Taste, environmental concerns, and the desire to consume foods free of chemical pesticides or grown without conventional fertilizers are among the many reasons a growing number of consumers prefer to buy organic food products.
The global organic food and beverage market is expected to reach USD $211.44 billion by 2020, growing at a Compound Annual Growth Rate (CAGR) of 15.7 percent from 2014 to 2020. Dominican livestock farmers are quickly realizing that they not only don’t want to be left behind, but that they have a unique opportunity to take advantage of their current practices and resources to access the certified grass-fed/organic market.
In organic livestock farming (poultry, meat, dairy and eggs), farms are expected to provide animals with natural living conditions and feed. Organic certification verifies that livestock are raised according to the U.S. Department of Agriculture (USDA)’s organic regulations. Organic livestock is treated with medicine when sick, but drugs are not used to promote growth. Additionally, their feed must be organic, and they are required to consume 30 percent of their diet from pasture for a minimum of 120 days per year.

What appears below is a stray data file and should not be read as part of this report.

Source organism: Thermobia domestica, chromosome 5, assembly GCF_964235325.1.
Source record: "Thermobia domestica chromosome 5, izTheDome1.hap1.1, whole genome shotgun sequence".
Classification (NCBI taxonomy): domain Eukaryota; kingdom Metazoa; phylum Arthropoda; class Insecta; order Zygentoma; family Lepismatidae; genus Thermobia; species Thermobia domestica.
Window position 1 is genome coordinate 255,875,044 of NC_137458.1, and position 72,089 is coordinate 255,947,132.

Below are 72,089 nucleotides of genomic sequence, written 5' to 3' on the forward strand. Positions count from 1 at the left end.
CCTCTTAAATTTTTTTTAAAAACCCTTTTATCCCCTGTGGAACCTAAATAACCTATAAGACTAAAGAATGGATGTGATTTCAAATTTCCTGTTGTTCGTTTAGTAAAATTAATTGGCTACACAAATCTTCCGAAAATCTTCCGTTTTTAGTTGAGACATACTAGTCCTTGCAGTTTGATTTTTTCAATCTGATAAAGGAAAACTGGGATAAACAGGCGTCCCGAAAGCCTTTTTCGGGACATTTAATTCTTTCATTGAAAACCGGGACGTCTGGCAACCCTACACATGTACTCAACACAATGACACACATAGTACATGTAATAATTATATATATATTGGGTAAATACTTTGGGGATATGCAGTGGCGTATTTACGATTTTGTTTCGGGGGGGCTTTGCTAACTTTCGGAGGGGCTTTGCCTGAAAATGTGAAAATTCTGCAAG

Organically raised livestock are raised without the use of conventional antibiotics. Farmers cannot withhold emergency conventional treatment if the life of the animal is endangered, but that animal can no longer be included in the herd as part of the organic production.
The Dominican Association of Beef Producers (ASOCARNE) and various Dominican producers have expressed interest in establishing a niche market for the production of certified organic and/or grass-fed beef and dairy products. To support this promising initiative, NCBA CLUSA’s Safe Agriculture/Food Export (SAFE) Project, funded through USDA’s Foreign Agriculture Service, established an agreement to facilitate a series of educational exchanges with Organic Valley—one of the most successful small farmer-owned dairy cooperatives in the world—to take advantage of their experience in organic and grass-fed beef and dairy farming. Dominican producers and technicians and Organic Valley partners and suppliers shared experiences in certified organic/grass-fed livestock production, cooperative governance, and other topics relevant to the development of an organic beef and dairy market in the Dominican Republic.